HC Deb 03 June 1947 vol 438 c3
8. Mr. Keenan

asked the Secretary of State for War when the hon. Member for Kirkdale will receive the report of the promised inquiry about the maltreatment of soldiers detained in a former prisonerof-war camp at Tahag, Egypt.

Mr. Bellenger

I have had exhaustive investigations made into this matter and have myself spent considerable time in going through the evidence. I am now in a position to make a statement. As it is necessarily very long, I will, with permission, circulate it in the OFFICIAL REPORT.

Mr. Gallachcr

Will the Minister tell me when he is going to circulate the report of the inquiry into the treatment of prisoners at Tel el Kebir?

Mr. Speaker

That is another question.

Following is the statement:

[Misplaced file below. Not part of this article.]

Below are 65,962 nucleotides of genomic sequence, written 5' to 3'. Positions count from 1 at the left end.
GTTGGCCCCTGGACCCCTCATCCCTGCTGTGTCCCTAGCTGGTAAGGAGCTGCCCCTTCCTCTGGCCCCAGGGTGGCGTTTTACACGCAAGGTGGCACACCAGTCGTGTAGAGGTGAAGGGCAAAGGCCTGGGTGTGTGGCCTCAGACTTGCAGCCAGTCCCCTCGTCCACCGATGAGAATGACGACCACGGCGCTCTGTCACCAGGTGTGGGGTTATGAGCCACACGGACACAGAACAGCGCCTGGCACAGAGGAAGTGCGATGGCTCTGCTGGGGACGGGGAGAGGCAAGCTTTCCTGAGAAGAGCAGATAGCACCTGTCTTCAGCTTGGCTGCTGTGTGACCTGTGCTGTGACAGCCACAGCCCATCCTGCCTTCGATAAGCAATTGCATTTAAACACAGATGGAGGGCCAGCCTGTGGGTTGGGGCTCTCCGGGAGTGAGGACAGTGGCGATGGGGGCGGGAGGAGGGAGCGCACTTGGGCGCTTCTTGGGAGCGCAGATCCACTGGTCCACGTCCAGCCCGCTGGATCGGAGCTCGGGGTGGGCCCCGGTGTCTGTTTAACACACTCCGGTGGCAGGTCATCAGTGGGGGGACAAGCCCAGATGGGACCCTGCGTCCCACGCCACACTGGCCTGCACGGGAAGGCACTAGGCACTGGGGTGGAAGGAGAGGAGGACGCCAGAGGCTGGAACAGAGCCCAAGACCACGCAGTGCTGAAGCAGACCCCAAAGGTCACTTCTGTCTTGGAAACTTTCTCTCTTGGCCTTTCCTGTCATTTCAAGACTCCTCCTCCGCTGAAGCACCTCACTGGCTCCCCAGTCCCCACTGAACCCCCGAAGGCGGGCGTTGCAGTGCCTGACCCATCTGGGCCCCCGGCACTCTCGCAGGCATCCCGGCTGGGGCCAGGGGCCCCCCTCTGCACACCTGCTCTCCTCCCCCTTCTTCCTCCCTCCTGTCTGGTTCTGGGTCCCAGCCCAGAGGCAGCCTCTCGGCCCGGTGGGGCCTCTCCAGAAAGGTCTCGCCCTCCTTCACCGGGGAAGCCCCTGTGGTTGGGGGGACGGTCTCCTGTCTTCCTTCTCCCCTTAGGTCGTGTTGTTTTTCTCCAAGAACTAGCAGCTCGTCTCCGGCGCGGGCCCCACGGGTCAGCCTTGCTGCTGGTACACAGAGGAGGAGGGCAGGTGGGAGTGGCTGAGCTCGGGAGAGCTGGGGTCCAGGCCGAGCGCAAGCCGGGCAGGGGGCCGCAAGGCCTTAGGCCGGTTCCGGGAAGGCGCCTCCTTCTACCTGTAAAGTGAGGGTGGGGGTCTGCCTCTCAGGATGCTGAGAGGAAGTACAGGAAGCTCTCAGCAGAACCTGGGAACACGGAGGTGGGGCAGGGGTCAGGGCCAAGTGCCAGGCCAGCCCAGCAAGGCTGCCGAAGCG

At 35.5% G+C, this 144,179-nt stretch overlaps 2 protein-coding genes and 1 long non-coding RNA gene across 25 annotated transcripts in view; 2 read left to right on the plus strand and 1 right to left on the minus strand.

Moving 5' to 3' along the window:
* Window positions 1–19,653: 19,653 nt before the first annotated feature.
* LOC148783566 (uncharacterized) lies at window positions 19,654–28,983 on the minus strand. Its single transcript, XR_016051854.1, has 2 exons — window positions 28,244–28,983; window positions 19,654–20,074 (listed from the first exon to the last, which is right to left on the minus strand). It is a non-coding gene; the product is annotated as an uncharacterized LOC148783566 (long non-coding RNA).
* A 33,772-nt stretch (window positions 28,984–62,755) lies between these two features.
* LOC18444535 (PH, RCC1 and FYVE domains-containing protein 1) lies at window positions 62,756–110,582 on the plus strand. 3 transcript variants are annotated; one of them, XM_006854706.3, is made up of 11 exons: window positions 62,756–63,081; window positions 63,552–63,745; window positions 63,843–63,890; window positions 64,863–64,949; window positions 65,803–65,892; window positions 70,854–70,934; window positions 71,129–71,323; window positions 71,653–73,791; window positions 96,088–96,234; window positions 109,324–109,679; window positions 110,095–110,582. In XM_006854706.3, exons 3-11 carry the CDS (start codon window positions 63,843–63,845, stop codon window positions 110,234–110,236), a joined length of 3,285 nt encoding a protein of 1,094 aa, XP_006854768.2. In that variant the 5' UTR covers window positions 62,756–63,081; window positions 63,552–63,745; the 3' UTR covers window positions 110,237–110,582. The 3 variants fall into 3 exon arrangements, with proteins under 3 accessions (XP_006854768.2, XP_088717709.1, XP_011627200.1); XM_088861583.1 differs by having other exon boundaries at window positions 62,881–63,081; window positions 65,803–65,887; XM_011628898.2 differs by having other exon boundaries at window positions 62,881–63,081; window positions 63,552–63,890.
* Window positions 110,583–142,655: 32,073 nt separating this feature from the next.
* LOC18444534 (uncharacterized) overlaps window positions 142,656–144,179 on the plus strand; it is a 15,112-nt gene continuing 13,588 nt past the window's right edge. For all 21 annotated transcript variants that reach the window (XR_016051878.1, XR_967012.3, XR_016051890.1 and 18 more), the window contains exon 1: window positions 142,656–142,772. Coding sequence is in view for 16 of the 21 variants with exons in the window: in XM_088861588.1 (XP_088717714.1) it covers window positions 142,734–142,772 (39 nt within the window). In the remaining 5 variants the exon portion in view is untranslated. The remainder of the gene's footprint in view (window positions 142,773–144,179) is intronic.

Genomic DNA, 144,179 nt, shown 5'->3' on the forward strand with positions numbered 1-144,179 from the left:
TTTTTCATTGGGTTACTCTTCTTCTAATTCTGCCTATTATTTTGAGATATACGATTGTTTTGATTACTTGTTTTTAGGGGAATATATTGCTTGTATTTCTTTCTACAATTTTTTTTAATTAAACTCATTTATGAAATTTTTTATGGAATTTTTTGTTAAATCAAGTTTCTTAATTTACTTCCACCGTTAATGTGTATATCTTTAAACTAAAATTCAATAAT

As I informed the House on 11th March, I ordered a Court of Inquiry to be held to investigate certain allegations made in the Press of improper treatment of those held in arrest as a result of the mutiny at Tel el Kebir between 8th and nth November, 1946. I have now received the proceedings of this Court of Inquiry which show that a most thorough examination of all the circumstances has been made. The sequence of events was as follows: On the date in question, the garrison of Tel el Kebir contained mostly technical units and installations and comprised some 4,000 British troops and 15,000 others including Egyptians, West Africans and German prisoners of war. A further 11,000 Egyptians came in daily for work; thus 4,000 British troops were respnnsible for the supervision of some 26,000 Africans, Egyptians and Germans. Moreover Tel el Kebir is a very important installation. It is the "wholesale" depot for the support of the Land Forces in the whole of the Middle East and holds warlike stores, clothing and general stores worth many millions of pounds. It also includes large workshops with valuable machinery and tools which have to be looked after. On 7th November, the new release programme was announced in the Press. On 8th, 9th and 10th November, a series of meetings were held to discuss this programme and were attended in all by some 2,000 men, or about half the British garrison. On the mornings of Saturday, 9th November, and Monday, 11th November, a number of men either failed to return for duty or left their work to attend meetings. Officers who tried to attend these meetings were excluded or not allowed a hearing, though one commanding officer did manage to warn his men that what they were doing was mutinous. Meanwhile, as a result of the mass meeting on the Saturday night, at which threats to seize arms were uttered, the officer commanding troops asked for reinforcements. Three battalions which arrived on the Monday morning in response to his request occupied key points such as armouries and the power house. If this had not been done an ugly incident might have occurred. This had a salutary effect; the men returned to the camps and by that afternoon all was normal, with depots and installations again working. It was obviously not possible without completely disrupting the work of the garrison to arrest and charge with mutiny all the men who had banded themselves together and absented themselves from parade, nor indeed was it desirable to do so. It was, therefore, decided to arrest only those believed to have been the leaders. Between 11th and 20th November, 89 such men were arrested and these men were further questioned by the Investigating Officer, with the result that to N.C.Os. and men were finally brought to trial by Court-Martial. Four of these were acquitted, whilst proceedings in the case of the six who were convicted were not confirmed by the Commander-in-Chief, M.E.L.F. The remaining 79 were tried summarily by their commanding officer and in the majority of cases were found guilty. The allegations which have been made have been gone into in great detail by the Court of Inquiry and after studying their Report I am satisfied that all, apart from two or three minor exceptions, are entirely unfounded. I will deal in some detail with what I regard as the two most important of these allegations, firstly, that confessions were extracted from the arrested men under duress and, secondly, that the accommodation in which they were held was unsatisfactory. With regard to the first allegation, an Investigating Officer was appointed, and his sole duty was to discover by questioning those under arrest, who were and who were not the ringleaders. In each case, at the conclusion of the interrogation, the Investigating Officer said that if the soldier wished to make a statement he could do so to another officer, but that there was no compulsion of any kind to make such a statement. He also stressed that any such statement would be made after caution, and that if any man wished for time to consider his position he was free to do so. Finally, I would say that no information which was given to the Investigating Officer during interrogation was used during the trial. The information was used solely to find out who were the real culprits, so that it might then be possible to find witnesses willing to give evidence against them. There is no doubt, and it is admitted by the Investigating Officer, that he ordered the arrest in error of one of the accused, but this soldier was acquitted by the court. Bearing in mind the extremely difficult task he had to perform, the methods he employed were in general unexceptional, and I am satisfied that this officer carried out his duty fairly. As regards the allegations concerning accommodation, the substance of these is that the men were confined in the cells of an abandoned prisoner of war camp where conditions were crowded and dirty, and that this treatment was deliberate in order to induce the men to confess. It was necessary for the local commander to make arrangements at short notice to segregate and hold in safe custody the 89 men who had been arrested. After making use of such cell accommodation at Tel el Kebir as was not already occupied and of 25 cells at Moascar, 30 miles away, the only remaining possibility was to use prisoner of war camps. Two of these camps were still occupied by Germans and, as it was obviously undesirable to confine British prisoners in camps occupied by Germans, it was decided to reopen the vacant prisoner of war camp. This camp, consisting of two compounds of 16 and 6 cells respectively and an enclosed area capable of holding up to 500 men, was reasonably close to Tel el Kebir and thus accessible to the regimental officers of the men concerned. Preparations were immediately made to carry out such small repairs as were necessary, to clean up the area and to move in the necessary stores such as tentage, palliasses, blankets, mosquito nets, etc. The 89 men were then disposed as far as resources permitted in the vacant cells at Tel el Kebir and Moascar, with the balance at the prisoner-of-war camp. All the administrative arrangements made for the occupation of the prisoner-of-war camp were those normally made when a camp was occupied by British troops, including cooking, sanitary and lighting arrangements. During the time the camp was in occupation, the Officer in Charge of the guard and the guard itself lived in the camp under the same con ditions as the accused (except that.they had greater freedom) and although, as is indeed the case whenever a new camp is freshly occupied, there were minor difficulties and discomforts to be overcome, these were quickly put right. The mass of evidence compiled by the Court of Inquiry clearly shows that the conditions in this camp were no worse than in any other detention camp in the Middle East. The prisoners were frequently visited by their regimental officers and made no com- plaints, and it is noteworthy that when they eventually left the camp, all but four of them expressed their gratitude to the Officer in Charge for the efforts he had made to improve the conditions under which they were detained. Any suggestion that these men were placed in appalling conditions in this camp in order to compel them to confess is fantastic in the extreme. There were cockroaches in some of the cells—there are liable to be cockroaches in any camp in the desert—but immediately these were reported action was taken to deal with them. There were mosquitos, as there are in most other camps in that area. For a short time the latrine did smell as may occasionally happen in all latrines in field service conditions, but this was quickly put right. After reading the whole of the voluminous proceedings of the Court of Inquiry, I am in full agreement with the Commander-in-Chief, M.E.L.F., in emphatically repudiating the charges that harsh and unfair treatment was accorded to British soldiers in this case. The actions of the authorities on the spot in their prompt handling of this mutiny have my full support.